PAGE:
Classic Roads: Kansas’s Flint Hills National Scenic Byway

Classic Roads: Kansas’s Flint Hills National Scenic Byway
As I looked about me I felt that the grass was the country, as the water is the sea. The red of the grass made all the great prairie the colour of wine stains, or of certain seaweeds when they are first washed up. And there was so much motion in it; the whole country seemed, somehow, to be running.
-Willa Cather, My Antonia (1918)

Images of 19th century emigrants, transported west in their wagons across a vast virgin landscape of waving tallgrass, have spawned comparisons to schooners sailing the high seas. Millions of years ago, an actual shallow sea and its marine life deposited layers of limestone, shale, and chert that make up the bedrock of today’s Flint Hills in eastern Kansas. While the region’s rocky soil wasn’t suitable for agriculture, this prairieland’s tallgrass was the perfect nourishment for buffalo and later cattle.

While tallgrass prairies once spread across some 170 million acres of the Great Plains, only about 4% remain today. The 48-mile-long Flint Hills National Scenic Byway—or SR 177—immerses riders in lush, undulating prairielands. The rippling, heaving, and swelling sea of grass is a panoramic window into a land largely unchanged from its prehistoric past. And like an ocean, the vastness of this topography engenders a contemplative peacefulness on all who pass through it.

Trees are largely absent from this rolling terrain, except in creek bottoms found in folds of the expansive, earth-to-sky landscape. The designated byway’s southern terminus is in Cassoday and its northern one is in historic Council Grove.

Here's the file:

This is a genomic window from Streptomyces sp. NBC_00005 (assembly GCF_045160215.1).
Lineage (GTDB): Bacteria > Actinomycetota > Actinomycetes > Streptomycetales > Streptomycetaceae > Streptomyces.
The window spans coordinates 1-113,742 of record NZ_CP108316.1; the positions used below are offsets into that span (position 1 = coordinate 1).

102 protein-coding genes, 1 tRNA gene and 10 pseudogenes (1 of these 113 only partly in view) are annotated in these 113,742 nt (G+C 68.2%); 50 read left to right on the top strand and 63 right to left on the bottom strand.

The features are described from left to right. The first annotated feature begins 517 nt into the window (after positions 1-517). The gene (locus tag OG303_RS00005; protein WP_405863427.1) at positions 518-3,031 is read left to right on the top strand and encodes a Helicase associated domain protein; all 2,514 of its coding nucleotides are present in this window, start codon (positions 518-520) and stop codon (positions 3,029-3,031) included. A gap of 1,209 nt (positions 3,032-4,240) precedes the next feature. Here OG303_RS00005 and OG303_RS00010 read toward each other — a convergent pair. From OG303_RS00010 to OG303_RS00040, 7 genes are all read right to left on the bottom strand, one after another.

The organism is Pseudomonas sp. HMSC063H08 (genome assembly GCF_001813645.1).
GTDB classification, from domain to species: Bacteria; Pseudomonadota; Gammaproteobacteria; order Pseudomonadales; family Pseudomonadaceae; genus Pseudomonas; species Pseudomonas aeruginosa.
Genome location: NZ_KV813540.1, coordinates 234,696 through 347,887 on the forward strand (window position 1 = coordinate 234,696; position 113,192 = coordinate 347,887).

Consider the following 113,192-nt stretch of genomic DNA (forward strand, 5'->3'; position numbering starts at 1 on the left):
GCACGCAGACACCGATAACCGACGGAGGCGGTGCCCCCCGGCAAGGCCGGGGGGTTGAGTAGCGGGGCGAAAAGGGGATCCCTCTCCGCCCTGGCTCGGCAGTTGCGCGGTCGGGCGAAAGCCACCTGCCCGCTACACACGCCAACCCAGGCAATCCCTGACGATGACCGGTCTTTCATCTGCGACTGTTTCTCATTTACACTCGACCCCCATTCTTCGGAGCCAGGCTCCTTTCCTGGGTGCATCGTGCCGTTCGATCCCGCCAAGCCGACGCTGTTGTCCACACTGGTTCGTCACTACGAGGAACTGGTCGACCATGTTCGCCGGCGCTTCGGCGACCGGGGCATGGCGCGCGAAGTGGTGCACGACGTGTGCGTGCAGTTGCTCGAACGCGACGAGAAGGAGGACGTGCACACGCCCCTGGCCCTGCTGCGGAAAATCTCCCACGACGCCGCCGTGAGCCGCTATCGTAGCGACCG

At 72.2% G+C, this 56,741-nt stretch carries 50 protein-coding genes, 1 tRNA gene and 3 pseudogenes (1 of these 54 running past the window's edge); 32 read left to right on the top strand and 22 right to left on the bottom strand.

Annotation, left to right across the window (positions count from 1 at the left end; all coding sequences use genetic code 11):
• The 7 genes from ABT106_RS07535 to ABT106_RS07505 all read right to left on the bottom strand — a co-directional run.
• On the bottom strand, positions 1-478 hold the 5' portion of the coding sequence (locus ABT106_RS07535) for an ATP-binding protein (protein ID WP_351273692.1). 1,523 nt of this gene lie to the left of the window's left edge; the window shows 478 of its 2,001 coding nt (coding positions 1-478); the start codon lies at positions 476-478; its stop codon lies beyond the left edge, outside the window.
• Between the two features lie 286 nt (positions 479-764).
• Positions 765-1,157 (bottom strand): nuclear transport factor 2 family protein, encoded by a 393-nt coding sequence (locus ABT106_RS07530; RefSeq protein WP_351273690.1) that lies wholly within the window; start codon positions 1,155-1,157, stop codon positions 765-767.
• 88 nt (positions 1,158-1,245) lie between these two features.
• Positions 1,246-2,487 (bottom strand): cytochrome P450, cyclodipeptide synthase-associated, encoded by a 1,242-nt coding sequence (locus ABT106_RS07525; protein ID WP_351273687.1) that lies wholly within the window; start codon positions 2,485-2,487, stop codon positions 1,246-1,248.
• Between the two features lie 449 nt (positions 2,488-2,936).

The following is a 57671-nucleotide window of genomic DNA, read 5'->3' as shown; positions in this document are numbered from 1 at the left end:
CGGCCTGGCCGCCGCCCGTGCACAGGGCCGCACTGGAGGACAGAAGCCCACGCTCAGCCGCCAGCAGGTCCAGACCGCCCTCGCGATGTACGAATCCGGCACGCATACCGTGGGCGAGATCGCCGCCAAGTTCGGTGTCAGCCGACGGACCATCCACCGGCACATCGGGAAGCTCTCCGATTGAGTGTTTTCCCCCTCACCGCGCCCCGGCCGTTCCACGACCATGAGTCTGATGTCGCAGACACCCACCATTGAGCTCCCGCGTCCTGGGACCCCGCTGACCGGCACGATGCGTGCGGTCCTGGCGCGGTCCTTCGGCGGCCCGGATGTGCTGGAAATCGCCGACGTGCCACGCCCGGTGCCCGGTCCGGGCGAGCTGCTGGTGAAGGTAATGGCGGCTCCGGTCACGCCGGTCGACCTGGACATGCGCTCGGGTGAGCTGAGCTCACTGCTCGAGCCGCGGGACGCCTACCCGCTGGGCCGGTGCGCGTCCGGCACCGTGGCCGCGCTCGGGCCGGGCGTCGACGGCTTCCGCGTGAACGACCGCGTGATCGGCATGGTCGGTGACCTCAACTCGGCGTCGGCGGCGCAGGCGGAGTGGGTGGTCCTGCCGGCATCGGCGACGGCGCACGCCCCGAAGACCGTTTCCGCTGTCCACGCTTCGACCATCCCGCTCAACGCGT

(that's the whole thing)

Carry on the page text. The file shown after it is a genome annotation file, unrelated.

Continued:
Points of Interest

Cassoday

On the first Sunday of each month, from May through October, motorcyclists gather in this quiet little town for the Cassoday Bike Run. The event started in 1991 and has grown over the years. As many as 7,000 riders may show up on some summer Sundays.

Cottonwood Falls

The Chase County Seat is home to the stunning, red-roofed courthouse built in the Second Empire/French Renaissance Revival style of architecture. Although the waterfall is not quite Niagara-scale, the town has a rustic frontier ambiance and offers attractive shopping, dining, and lodging options.

Tallgrass Prarie National Preserve

Visitors can see bison and explore the tallgrass preserve along extensive hiking trails, tour the Spring Hill Ranch complex with its restored limestone mansion built by cattle rancher Stephen F. Jones in 1881, and gaze inside the Lower Fox Creek one-room schoolhouse.

Council Grove

Situated along the legendary Santa Fe Trail, Council Grove is steeped in 19th century American history. Notable sites in town include the Allegawaho Memorial Heritage Park (site of the last Kaw Indian village), the restored calaboose (cowboy jail), the Council Oak (the site where the Osage Indian Treaty was signed and the town’s namesake), the Custer Elm, and the Hays House Restaurant, which—built in 1857—is said to be the oldest continually operated restaurant west of the Mississippi River.